Cheers

Walzenbrew 03-07-2014 04:44 AM

You will always need a solid boil kettle. It's a pretty solid investment. Just make sure you don't go too small- you might end up upgrading later

singybrue 03-07-2014 04:55 AM

Go BIAB, especially for smaller batches until you can afford a proper 3-vessel system. Then again, you may never switch from BIAB.
Buy a bigger pot now than you think you need. It will be cheaper than buying it twice. Which is what WILL happen if you go 5 gallon. Go at least 8 gallon. Check out Concord pots on ebay for a decent pot at a reasonable price.
5 gallon paint strainer bags from Lowes or Home Depot make adequate grain bags for BIAB and they are cheap! Less than $5 for a couple of them.

Nihil 03-07-2014 05:10 AM

Quote:

Originally Posted by chickypad (Post 5966339)
So there will be a false bottom in your pot, you will drain everything to buckets, dump the grain and clean the pot, then pour the cooling wort back in for the boil? I have to say that sounds like a PITA and would extend your brew day. If you're doing smaller batches I think you could BIAB a 4 gal batch in that pot. I do 3 gal in my 5 gal pot and can't quite fit a full volume mash so I think you would be fine. I get about the same efficiency BIAB or fly sparging.

Edit: How are you heating the sparge water? If your HLT is a bucket that's not going to hold heat very long and you've only got the one pot.

I watched the basic brewing-stepping into all grain dvd. From what I gathered, I could use a turkey fryer, boil my grains, closely monitor temps and apply heat as needed for step mashing. Once finished, pour into bucket with a spigot on it and internal filter/false bottom, verlauf and sparge from that into primary fermenter either 5g bucket or 5g plastic carboy I have?

Quote:

Originally Posted by Aonghus (Post 5966342)
While a larger kettle will make things easier you can do a BIAB with a 30 quart kettle. My buddy Don gets by using a 5 gallon kettle using that method. Seeing as how you have a baby on the way and need to control costs that would be your best method. You will just be making smaller batches.
If you have a 2nd kettle (say an old pressure cooker) you can sparge by dunking the bag in that 2nd kettle and soaking out some sugars. In this way you can get to 5 gallon batches. Your boil will not be terribly vigorous, but it works for Don. Just up your bittering hops. I am not sure if the home depot buckets are food safe; a better idea might be to scrounge some buckets from a restaurant (be sure to get the lid). If you can afford the plastic bucket from your LBHS (brewers best or whatever) those work very well. I presume that you are saving up though for the forthcoming offspring. The BIAB method does require a bag that will run you around $20 dollars. You might also try 2nd hand stores for large pots, pressure cookers etc… Another possibility is something like United Cash And Carry and a 40 quart Aluminium pot. Those run around $55 here in WA. If you go with Aluminium, read up on the oxidation layer you will need to protect your beer.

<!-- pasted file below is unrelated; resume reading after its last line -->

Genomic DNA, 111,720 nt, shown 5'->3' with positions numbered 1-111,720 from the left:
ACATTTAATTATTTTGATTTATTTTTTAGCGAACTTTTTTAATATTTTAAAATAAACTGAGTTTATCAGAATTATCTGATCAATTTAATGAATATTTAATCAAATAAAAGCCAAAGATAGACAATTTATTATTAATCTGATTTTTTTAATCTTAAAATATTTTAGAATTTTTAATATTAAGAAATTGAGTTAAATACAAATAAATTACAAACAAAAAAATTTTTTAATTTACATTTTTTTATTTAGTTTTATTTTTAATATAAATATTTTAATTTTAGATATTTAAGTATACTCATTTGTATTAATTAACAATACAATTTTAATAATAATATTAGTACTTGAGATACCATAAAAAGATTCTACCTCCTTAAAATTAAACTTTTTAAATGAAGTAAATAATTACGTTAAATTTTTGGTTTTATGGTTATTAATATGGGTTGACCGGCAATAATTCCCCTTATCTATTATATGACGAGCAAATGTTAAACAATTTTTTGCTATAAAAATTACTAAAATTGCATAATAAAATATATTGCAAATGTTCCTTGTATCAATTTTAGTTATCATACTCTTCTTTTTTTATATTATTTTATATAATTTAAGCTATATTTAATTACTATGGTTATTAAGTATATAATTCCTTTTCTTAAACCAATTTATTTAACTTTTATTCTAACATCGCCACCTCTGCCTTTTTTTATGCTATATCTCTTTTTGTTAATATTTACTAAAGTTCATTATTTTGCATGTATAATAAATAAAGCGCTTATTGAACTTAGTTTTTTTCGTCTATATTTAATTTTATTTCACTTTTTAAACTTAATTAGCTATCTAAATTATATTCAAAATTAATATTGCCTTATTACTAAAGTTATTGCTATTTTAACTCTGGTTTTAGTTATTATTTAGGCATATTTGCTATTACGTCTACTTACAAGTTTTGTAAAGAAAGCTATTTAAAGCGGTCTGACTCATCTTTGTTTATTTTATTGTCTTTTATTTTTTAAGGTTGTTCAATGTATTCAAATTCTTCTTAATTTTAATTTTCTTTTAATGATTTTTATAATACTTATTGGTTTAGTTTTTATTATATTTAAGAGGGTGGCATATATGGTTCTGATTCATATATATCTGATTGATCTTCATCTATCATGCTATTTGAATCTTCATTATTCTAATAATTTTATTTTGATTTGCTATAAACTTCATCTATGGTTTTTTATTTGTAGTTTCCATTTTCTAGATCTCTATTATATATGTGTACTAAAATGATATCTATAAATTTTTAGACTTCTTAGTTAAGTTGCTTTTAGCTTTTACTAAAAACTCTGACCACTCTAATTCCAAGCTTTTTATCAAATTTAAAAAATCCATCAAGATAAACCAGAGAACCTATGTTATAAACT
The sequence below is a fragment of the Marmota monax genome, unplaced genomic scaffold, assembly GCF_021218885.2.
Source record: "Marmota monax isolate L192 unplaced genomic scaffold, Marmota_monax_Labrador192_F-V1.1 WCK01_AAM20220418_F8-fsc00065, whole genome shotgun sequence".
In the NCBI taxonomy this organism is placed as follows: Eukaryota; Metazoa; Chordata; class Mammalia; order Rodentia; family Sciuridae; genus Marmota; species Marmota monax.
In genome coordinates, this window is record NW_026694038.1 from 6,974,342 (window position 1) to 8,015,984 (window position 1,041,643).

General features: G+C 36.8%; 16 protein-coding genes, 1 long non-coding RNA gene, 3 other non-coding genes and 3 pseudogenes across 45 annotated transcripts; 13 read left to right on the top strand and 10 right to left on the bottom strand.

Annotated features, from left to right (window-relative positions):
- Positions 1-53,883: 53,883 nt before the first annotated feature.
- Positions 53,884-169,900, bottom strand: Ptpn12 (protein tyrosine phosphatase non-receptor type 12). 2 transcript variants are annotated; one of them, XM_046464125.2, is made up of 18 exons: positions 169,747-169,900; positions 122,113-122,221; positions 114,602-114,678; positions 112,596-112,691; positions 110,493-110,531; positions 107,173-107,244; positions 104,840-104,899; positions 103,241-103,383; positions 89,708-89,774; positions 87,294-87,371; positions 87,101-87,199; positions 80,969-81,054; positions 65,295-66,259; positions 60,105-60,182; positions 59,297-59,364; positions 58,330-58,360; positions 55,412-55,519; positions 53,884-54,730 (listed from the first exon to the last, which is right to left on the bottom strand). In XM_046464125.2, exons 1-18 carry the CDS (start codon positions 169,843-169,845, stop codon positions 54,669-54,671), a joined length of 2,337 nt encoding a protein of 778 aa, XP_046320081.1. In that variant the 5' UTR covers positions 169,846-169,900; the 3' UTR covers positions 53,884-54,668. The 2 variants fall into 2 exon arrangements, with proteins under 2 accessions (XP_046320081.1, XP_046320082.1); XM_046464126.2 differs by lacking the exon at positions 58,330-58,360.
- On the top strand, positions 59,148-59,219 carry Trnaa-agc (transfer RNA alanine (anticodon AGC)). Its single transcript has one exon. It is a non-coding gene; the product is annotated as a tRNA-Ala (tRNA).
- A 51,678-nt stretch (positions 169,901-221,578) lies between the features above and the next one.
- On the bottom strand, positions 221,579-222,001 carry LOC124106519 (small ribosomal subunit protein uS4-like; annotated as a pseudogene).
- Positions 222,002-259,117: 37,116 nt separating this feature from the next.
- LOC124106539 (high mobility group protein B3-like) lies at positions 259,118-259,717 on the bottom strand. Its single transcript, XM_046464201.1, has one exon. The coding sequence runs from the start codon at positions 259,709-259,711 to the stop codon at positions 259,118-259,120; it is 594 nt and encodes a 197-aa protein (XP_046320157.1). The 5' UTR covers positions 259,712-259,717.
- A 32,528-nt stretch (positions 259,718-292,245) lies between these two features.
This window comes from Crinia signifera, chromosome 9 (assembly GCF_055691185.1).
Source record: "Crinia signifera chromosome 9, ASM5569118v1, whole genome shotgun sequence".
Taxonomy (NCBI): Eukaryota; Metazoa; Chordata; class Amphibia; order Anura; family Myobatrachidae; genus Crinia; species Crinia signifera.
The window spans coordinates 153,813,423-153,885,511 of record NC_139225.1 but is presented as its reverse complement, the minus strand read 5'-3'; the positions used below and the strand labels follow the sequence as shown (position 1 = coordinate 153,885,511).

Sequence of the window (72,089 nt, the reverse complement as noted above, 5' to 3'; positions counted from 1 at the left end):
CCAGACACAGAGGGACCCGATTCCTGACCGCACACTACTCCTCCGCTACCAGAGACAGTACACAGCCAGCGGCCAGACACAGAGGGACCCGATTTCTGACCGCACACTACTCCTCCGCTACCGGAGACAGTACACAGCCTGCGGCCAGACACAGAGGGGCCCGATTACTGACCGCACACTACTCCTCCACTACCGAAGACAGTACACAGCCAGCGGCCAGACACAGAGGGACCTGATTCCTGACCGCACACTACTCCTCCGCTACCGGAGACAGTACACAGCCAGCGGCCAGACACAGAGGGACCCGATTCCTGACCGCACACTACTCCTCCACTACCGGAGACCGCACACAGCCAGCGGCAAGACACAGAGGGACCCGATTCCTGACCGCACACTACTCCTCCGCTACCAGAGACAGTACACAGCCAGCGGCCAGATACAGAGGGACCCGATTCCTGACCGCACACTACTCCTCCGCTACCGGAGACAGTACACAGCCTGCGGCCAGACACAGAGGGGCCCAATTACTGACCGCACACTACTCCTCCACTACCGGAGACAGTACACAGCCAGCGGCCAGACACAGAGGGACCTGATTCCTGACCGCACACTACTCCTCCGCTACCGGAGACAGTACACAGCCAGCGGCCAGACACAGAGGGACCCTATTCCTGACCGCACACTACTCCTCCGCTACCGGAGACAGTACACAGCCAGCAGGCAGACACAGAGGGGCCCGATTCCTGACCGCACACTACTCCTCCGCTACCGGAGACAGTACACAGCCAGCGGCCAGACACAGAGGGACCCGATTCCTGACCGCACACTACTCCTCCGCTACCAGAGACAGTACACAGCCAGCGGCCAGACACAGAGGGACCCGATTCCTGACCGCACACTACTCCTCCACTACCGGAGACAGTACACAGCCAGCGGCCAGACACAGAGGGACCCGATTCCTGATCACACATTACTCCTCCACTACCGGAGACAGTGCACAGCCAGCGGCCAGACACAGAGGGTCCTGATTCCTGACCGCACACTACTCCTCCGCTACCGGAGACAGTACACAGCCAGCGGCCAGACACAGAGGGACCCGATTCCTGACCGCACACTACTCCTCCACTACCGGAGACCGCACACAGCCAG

Cheers

I checked cash and carry, kinda leary of aluminum, and I read online that Home depot buckets were HDPE, not sure, I'll have to shop and see in person, I did think of checking local restaurants too.

chickypad 03-07-2014 05:35 AM

Quote:

Originally Posted by Nihil (Post 5966375)
I watched the basic brewing-stepping into all grain dvd. From what I gathered, I could use a turkey fryer, boil my grains, closely monitor temps and apply heat as needed for step mashing. Once finished, pour into bucket with a spigot on it and internal filter/false bottom, verlauf and sparge from that into primary fermenter either 5g bucket or 5g plastic carboy I have?

So you've collected your wort in the bucket or carboy, then you have to clean out your kettle with all the grain before you pour the wort back in to boil (you don't boil the grain, BTW, you're holding it at mash temps). That's the part that sounds like a PITA. With a bag, you can just lift the grains out and start your boil straight away.
In addition, if you were going to sparge from a bucket you would need to heat up that water so it's ready at the end of the mash. Typically you would heat that up in your kettle while your mash was being conducted, but you won't have the kettle available. If you try to heat the water up before the mash and store it in the bucket it's going to cool off by the end of the mash I would think.